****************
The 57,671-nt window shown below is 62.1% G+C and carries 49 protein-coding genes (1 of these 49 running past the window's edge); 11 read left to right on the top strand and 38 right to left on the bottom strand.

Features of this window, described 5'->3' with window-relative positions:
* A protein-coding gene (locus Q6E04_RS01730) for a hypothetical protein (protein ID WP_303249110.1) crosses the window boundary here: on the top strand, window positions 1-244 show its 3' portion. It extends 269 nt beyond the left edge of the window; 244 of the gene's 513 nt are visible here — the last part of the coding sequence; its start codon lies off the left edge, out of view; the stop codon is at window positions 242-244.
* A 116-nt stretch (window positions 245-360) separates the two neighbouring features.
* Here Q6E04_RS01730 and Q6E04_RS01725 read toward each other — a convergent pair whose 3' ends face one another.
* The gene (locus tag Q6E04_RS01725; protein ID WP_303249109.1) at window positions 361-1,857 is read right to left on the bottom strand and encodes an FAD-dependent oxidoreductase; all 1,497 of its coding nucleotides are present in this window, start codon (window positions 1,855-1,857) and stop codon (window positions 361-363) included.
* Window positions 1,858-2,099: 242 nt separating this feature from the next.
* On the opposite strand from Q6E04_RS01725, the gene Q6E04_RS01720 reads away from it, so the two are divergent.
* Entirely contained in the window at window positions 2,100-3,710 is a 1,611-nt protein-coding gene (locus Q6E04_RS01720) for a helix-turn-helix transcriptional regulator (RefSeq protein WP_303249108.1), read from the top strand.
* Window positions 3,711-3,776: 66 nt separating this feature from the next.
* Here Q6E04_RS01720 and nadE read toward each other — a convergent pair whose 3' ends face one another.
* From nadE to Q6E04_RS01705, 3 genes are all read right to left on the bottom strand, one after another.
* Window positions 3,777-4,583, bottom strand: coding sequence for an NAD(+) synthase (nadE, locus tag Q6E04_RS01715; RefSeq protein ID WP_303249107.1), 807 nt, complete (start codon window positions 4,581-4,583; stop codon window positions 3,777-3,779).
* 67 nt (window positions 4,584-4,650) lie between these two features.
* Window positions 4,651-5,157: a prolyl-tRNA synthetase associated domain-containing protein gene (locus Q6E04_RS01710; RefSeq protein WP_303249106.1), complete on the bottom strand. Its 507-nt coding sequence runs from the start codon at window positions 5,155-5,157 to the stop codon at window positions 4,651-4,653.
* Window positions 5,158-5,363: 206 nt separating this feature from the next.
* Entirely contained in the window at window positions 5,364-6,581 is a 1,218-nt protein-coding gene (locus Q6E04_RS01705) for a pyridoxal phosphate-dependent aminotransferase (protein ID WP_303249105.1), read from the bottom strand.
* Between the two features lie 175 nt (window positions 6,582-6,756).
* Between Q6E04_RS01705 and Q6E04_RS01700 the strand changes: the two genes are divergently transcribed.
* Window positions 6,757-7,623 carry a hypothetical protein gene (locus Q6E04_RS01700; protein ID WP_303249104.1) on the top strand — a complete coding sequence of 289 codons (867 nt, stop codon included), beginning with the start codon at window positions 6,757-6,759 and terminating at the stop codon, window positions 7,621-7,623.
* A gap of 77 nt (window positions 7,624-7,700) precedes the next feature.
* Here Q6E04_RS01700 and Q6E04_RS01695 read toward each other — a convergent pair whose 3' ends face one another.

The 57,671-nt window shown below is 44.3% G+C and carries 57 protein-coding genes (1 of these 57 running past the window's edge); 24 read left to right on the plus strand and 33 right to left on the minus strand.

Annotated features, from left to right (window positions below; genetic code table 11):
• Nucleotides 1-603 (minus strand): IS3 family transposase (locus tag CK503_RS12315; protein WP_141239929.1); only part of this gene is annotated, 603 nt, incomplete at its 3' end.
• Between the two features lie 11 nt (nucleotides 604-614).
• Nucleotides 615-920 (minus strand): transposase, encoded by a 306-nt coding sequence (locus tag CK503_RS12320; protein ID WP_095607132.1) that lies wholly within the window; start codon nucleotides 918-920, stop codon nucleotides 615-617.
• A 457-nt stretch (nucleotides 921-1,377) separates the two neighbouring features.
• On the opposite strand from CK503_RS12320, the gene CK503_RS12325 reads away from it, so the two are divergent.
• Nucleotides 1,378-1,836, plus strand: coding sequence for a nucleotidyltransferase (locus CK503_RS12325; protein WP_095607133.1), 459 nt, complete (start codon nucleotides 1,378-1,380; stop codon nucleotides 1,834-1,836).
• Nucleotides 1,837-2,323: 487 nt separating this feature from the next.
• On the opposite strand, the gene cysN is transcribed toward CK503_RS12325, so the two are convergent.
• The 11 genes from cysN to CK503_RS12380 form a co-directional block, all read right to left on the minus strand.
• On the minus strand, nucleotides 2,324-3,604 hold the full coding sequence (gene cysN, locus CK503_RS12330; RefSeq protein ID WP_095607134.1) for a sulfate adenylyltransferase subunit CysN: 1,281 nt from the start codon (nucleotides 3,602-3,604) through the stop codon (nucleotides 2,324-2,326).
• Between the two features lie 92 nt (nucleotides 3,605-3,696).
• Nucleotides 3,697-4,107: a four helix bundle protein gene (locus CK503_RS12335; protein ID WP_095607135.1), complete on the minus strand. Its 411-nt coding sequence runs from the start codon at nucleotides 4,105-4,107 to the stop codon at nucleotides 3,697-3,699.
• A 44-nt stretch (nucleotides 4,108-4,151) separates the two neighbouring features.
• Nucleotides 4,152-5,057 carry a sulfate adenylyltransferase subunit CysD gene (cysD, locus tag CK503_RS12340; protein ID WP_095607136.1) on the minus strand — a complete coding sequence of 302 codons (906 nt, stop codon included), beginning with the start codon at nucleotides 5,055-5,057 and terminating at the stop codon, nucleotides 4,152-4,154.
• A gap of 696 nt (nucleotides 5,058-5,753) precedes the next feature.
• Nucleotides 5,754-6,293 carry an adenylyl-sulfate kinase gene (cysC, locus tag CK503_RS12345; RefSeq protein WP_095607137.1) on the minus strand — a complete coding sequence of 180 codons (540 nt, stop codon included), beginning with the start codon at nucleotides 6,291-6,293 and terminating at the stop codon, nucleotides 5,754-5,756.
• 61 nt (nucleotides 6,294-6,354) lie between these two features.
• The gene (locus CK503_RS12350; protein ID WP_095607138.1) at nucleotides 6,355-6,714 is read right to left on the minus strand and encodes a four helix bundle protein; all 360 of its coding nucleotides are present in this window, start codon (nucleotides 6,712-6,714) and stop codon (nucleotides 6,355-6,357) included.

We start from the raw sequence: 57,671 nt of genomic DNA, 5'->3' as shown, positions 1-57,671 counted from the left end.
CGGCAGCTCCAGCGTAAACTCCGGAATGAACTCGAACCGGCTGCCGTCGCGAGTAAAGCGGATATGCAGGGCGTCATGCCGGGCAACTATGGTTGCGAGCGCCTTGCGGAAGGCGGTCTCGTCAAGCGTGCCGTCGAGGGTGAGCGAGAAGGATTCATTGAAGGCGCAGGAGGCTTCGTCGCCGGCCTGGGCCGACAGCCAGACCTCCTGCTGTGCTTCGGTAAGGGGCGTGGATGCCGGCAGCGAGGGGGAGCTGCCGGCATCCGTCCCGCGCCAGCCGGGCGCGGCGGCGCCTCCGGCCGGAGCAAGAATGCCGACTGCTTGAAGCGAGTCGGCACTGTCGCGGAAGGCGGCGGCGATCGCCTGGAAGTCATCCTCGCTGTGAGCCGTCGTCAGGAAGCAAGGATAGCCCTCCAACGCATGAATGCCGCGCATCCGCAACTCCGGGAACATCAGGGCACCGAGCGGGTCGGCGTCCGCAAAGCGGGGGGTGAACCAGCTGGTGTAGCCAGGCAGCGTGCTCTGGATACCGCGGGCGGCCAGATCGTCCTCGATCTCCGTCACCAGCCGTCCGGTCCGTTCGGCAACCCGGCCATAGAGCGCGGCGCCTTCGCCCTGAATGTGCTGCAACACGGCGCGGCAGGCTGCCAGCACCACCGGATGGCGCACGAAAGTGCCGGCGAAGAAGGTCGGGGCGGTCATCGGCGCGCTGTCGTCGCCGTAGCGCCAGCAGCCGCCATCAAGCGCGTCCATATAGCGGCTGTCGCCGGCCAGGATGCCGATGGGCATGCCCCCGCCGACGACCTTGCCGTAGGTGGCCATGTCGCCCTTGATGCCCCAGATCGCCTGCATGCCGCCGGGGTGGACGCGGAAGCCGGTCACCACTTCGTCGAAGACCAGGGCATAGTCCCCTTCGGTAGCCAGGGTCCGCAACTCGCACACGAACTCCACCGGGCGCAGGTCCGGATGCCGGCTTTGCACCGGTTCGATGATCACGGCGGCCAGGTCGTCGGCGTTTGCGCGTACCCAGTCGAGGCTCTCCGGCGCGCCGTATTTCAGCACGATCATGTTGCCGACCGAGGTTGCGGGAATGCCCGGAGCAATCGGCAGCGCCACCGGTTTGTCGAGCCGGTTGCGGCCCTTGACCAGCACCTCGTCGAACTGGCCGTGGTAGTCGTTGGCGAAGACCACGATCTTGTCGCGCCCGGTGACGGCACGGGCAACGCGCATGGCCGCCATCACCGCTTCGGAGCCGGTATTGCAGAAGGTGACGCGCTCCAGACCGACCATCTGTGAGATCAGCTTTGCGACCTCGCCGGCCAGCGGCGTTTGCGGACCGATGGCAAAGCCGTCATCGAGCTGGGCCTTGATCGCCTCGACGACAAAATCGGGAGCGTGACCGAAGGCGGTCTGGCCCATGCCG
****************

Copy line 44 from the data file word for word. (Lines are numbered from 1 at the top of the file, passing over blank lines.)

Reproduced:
CGGCAGCTCCAGCGTAAACTCCGGAATGAACTCGAACCGGCTGCCGTCGCGAGTAAAGCGGATATGCAGGGCGTCATGCCGGGCAACTATGGTTGCGAGCGCCTTGCGGAAGGCGGTCTCGTCAAGCGTGCCGTCGAGGGTGAGCGAGAAGGATTCATTGAAGGCGCAGGAGGCTTCGTCGCCGGCCTGGGCCGACAGCCAGACCTCCTGCTGTGCTTCGGTAAGGGGCGTGGATGCCGGCAGCGAGGGGGAGCTGCCGGCATCCGTCCCGCGCCAGCCGGGCGCGGCGGCGCCTCCGGCCGGAGCAAGAATGCCGACTGCTTGAAGCGAGTCGGCACTGTCGCGGAAGGCGGCGGCGATCGCCTGGAAGTCATCCTCGCTGTGAGCCGTCGTCAGGAAGCAAGGATAGCCCTCCAACGCATGAATGCCGCGCATCCGCAACTCCGGGAACATCAGGGCACCGAGCGGGTCGGCGTCCGCAAAGCGGGGGGTGAACCAGCTGGTGTAGCCAGGCAGCGTGCTCTGGATACCGCGGGCGGCCAGATCGTCCTCGATCTCCGTCACCAGCCGTCCGGTCCGTTCGGCAACCCGGCCATAGAGCGCGGCGCCTTCGCCCTGAATGTGCTGCAACACGGCGCGGCAGGCTGCCAGCACCACCGGATGGCGCACGAAAGTGCCGGCGAAGAAGGTCGGGGCGGTCATCGGCGCGCTGTCGTCGCCGTAGCGCCAGCAGCCGCCATCAAGCGCGTCCATATAGCGGCTGTCGCCGGCCAGGATGCCGATGGGCATGCCCCCGCCGACGACCTTGCCGTAGGTGGCCATGTCGCCCTTGATGCCCCAGATCGCCTGCATGCCGCCGGGGTGGACGCGGAAGCCGGTCACCACTTCGTCGAAGACCAGGGCATAGTCCCCTTCGGTAGCCAGGGTCCGCAACTCGCACACGAACTCCACCGGGCGCAGGTCCGGATGCCGGCTTTGCACCGGTTCGATGATCACGGCGGCCAGGTCGTCGGCGTTTGCGCGTACCCAGTCGAGGCTCTCCGGCGCGCCGTATTTCAGCACGATCATGTTGCCGACCGAGGTTGCGGGAATGCCCGGAGCAATCGGCAGCGCCACCGGTTTGTCGAGCCGGTTGCGGCCCTTGACCAGCACCTCGTCGAACTGGCCGTGGTAGTCGTTGGCGAAGACCACGATCTTGTCGCGCCCGGTGACGGCACGGGCAACGCGCATGGCCGCCATCACCGCTTCGGAGCCGGTATTGCAGAAGGTGACGCGCTCCAGACCGACCATCTGTGAGATCAGCTTTGCGACCTCGCCGGCCAGCGGCGTTTGCGGACCGATGGCAAAGCCGTCATCGAGCTGGGCCTTGATCGCCTCGACGACAAAATCGGGAGCGTGACCGAAGGCGGTCTGGCCCATGCCG